The prosecution wants to use the vague sabotage charge as a blunt instrument to prosecute defendants and also as an impregnable shield to avoid admitting that there are preparations for a nuclear war going on at Y-12. The prosecution wants to proceed without admitting that materials for nuclear weapons are prepared, refurbished and stored at Y-12 or allowing defendants to put on any evidence about those weapons. There is a very good reason for the reluctance of the prosecution – the weapons themselves, thermonuclear warheads produced or refurbished at Y-12 are designed solely to reliably and effectively unleash mammoth amounts of heat, blast and radiation. The uncontested fact is that these weapons, as the prosecution well knows, cannot discriminate between civilian and military and are uncontrollable in space and time. They are designed to cause such massive damage that they necessarily would inflict unnecessary and indiscriminate suffering upon non-combatants and thus violate 18 U.S.C. § 2441. Likewise, the planning, preparations or threat to commit the war crime in 18 U.S.C. § 2441 are crimes in themselves.
This is why the prosecution wants to prosecute defendants for interference with a national defense without explaining that the “national defense” which defendants are claimed to be interfering with is totally based on first-strike thermonuclear weapons.” —OBJECTION TO MAGISTRATE’S REPORT AND RECOMMENDATION DENYING DEFENDANTS’ MOTION TO DISMISS NEW SABOTAGE CHARGE IN SUPERSEDING INDICTMENT
B. “[Judge] Thapar said the recommended sentences seemed extreme given the circumstances and did not distinguish between saboteurs and peace protesters. “Here, it seems like overkill,” Thapar said of Rice’s recommended sentence. “Six-and-a-half years for Megan Rice? Isn’t it supposed to be sufficient but not greater than necessary?”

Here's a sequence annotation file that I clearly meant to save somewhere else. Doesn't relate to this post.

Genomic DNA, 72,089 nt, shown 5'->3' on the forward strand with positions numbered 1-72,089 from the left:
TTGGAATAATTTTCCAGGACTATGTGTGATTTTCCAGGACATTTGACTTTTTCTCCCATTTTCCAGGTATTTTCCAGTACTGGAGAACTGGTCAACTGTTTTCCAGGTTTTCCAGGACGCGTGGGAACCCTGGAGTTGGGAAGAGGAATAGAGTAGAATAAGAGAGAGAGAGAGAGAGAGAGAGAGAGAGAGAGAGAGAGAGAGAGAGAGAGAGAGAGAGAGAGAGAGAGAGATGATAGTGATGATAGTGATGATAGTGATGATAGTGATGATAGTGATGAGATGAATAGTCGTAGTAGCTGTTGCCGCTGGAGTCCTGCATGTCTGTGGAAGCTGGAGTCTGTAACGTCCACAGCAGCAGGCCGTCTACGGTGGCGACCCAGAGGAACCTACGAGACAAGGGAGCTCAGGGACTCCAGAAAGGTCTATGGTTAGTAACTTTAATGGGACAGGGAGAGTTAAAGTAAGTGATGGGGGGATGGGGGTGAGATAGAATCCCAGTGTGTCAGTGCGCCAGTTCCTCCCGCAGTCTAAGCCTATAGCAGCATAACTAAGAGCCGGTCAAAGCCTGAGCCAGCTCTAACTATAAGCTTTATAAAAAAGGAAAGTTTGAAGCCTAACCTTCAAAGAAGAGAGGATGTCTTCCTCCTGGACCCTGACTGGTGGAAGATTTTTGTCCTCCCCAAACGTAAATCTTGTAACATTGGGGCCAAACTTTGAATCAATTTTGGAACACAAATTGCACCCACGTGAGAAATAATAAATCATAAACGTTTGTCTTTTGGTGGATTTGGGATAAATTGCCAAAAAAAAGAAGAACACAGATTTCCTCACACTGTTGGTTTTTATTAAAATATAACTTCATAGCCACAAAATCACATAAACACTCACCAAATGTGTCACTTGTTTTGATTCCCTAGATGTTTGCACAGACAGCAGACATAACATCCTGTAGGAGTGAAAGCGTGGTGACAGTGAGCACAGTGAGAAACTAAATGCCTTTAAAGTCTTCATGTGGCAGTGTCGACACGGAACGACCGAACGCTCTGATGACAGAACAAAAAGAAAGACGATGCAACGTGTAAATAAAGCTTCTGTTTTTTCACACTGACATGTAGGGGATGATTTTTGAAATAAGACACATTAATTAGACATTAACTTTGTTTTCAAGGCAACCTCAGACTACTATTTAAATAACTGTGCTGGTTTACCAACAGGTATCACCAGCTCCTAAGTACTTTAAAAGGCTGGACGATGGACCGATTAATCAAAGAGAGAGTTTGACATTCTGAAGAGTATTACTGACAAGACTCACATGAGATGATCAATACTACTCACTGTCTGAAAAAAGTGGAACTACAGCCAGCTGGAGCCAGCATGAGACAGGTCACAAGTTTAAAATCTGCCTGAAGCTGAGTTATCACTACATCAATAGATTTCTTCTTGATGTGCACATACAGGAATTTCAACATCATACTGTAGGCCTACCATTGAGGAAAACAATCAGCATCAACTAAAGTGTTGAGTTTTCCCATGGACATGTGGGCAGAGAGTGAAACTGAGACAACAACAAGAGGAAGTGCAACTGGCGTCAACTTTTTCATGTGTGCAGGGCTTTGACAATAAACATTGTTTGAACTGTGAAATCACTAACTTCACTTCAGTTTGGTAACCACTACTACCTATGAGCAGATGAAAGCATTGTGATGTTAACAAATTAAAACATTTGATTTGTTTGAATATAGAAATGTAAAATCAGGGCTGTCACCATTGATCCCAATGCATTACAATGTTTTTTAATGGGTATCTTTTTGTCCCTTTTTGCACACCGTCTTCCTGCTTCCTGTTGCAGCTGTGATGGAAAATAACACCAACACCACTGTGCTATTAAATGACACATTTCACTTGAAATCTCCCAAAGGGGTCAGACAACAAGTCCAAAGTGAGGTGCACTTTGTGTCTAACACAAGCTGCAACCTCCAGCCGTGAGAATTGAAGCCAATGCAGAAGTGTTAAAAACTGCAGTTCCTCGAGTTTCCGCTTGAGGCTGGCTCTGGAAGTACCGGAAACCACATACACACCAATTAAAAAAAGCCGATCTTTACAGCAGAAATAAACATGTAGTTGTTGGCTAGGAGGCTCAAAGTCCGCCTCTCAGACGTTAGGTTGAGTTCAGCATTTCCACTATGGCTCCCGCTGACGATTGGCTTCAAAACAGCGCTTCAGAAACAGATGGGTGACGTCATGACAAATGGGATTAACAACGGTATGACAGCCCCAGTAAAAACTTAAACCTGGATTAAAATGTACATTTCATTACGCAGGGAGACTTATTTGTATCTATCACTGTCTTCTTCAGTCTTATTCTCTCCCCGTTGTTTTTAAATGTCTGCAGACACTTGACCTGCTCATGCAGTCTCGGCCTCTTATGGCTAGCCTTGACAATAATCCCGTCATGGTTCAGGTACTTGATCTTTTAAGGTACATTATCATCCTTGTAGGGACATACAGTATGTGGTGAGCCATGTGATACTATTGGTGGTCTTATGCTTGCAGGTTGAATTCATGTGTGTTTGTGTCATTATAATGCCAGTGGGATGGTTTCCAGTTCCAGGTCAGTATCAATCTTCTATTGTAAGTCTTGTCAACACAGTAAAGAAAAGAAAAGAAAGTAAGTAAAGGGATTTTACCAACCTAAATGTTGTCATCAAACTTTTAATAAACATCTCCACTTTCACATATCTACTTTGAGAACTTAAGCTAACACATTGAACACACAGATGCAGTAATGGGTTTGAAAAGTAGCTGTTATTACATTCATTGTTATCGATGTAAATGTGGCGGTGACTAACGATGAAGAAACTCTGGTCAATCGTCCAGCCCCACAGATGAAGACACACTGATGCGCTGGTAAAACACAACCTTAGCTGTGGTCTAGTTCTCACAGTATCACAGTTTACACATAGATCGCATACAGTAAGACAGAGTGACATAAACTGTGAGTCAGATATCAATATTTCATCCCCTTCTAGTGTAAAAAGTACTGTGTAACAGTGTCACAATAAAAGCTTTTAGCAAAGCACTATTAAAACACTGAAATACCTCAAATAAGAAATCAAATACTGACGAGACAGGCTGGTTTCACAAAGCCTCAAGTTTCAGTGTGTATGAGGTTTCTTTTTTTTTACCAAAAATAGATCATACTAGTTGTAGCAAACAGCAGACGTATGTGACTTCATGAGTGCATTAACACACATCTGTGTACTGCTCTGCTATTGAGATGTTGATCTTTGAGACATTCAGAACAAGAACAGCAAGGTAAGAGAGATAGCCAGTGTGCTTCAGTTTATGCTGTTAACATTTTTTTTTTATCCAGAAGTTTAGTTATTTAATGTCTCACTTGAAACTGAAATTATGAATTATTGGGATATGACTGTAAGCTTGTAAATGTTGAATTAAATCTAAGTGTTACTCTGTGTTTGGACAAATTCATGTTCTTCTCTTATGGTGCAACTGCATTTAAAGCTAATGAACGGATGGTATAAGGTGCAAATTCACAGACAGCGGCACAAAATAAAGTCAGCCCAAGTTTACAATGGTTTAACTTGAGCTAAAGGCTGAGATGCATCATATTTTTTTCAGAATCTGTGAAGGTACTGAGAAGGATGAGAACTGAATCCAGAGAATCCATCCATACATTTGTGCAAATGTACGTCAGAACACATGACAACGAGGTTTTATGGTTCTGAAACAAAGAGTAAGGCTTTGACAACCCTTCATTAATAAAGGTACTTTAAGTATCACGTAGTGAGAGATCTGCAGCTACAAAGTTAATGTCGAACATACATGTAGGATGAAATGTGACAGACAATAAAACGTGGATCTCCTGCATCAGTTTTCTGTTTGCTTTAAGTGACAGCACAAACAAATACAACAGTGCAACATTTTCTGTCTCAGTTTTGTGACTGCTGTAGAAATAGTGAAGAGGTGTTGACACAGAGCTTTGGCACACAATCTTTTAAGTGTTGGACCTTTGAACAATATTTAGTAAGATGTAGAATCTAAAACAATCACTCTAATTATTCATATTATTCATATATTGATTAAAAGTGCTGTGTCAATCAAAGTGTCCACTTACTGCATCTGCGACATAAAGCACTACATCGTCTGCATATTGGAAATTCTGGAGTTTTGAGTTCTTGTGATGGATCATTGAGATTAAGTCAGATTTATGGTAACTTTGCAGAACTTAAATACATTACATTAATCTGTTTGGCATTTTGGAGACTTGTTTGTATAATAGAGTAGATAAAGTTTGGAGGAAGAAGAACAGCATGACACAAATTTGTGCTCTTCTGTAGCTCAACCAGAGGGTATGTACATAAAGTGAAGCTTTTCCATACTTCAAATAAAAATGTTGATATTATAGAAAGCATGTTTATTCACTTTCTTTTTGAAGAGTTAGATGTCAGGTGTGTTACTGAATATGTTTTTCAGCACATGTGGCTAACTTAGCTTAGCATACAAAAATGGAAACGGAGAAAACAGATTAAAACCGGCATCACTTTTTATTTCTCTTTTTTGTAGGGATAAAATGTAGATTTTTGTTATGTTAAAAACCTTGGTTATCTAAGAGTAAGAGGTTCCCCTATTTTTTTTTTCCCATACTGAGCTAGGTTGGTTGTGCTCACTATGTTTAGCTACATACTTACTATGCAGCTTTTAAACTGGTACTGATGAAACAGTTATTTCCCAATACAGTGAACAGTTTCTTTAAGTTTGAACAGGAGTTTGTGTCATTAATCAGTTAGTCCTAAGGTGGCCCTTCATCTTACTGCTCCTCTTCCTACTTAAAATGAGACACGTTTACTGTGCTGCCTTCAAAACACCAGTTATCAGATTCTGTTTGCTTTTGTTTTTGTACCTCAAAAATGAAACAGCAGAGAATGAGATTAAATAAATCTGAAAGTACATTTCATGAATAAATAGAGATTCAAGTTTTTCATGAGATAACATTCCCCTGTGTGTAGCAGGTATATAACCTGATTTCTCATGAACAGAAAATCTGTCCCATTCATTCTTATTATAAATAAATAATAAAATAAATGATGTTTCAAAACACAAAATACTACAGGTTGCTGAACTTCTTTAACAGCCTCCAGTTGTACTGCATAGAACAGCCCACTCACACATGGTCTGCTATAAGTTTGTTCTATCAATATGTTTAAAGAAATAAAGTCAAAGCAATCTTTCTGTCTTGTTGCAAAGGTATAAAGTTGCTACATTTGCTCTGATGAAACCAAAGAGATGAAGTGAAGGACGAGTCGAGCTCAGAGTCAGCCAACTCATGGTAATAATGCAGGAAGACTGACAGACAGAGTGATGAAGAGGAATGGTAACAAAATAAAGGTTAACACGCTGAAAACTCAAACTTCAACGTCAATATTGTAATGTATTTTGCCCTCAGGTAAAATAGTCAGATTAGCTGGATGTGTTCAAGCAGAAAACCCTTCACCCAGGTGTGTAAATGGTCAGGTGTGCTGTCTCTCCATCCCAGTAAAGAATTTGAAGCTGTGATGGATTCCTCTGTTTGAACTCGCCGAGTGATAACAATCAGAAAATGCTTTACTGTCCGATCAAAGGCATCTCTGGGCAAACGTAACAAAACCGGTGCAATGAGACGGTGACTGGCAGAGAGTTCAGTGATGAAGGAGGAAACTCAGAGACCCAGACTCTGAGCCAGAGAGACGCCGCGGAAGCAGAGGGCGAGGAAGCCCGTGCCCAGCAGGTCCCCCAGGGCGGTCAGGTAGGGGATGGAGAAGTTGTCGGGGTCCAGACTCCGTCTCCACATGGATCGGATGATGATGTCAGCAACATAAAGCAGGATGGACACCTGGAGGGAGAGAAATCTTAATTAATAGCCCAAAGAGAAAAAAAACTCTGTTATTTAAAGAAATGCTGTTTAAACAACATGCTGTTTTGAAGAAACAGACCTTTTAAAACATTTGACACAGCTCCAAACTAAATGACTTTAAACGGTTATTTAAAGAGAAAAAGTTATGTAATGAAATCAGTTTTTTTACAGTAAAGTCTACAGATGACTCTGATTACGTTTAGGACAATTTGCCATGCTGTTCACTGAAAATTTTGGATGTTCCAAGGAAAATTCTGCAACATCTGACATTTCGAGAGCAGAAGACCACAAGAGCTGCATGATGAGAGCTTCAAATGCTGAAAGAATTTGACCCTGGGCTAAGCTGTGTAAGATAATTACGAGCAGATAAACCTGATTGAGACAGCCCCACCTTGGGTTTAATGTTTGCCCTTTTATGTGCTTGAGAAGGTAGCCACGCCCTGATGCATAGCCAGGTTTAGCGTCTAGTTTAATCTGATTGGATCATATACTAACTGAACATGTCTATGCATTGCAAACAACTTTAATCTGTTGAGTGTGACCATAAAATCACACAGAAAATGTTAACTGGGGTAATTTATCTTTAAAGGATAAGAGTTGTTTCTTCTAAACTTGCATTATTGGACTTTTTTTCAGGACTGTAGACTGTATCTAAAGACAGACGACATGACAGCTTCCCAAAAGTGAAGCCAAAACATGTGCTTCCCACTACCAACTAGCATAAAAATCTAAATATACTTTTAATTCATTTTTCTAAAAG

Announcing the shorter sentences, the judge cited Rice’s decades of service and Walli’s military history, among other things. And he said he gave similar sentences to Walli and Boertje-Obed to avoid sentencing disparities. Even while emphasizing the importance of deterrence, though, Thapar acknowledged the good works of the defendants, which have ranged from volunteering in soup kitchens to teaching science in Africa.
“The court can say it is generally distressed to place good people behind bars,” Thapar said. “But I continue to hold out hope that a significant sentence may deter…and lead (the defendants) back to the political process that they seem to have given up on. Without question, the law does not permit the breaking and entering into the secure facilities of the United States.” Thapar urged the trio to use the political process and their community of supporters to go to Washington, D.C., to try to abolish nuclear weapons.”–Oak Ridge Today
C. Also fascinating is the “Heartland” Amicus brief and response by the defense on federal sentencing guidelines. Judge Thapar asked for guidance on whether he had to use the federal sentencing guidelines for “terrorism” in judging a nonviolent peace witness and how much he could take into account a defendant’s “good works” and contribution to the community.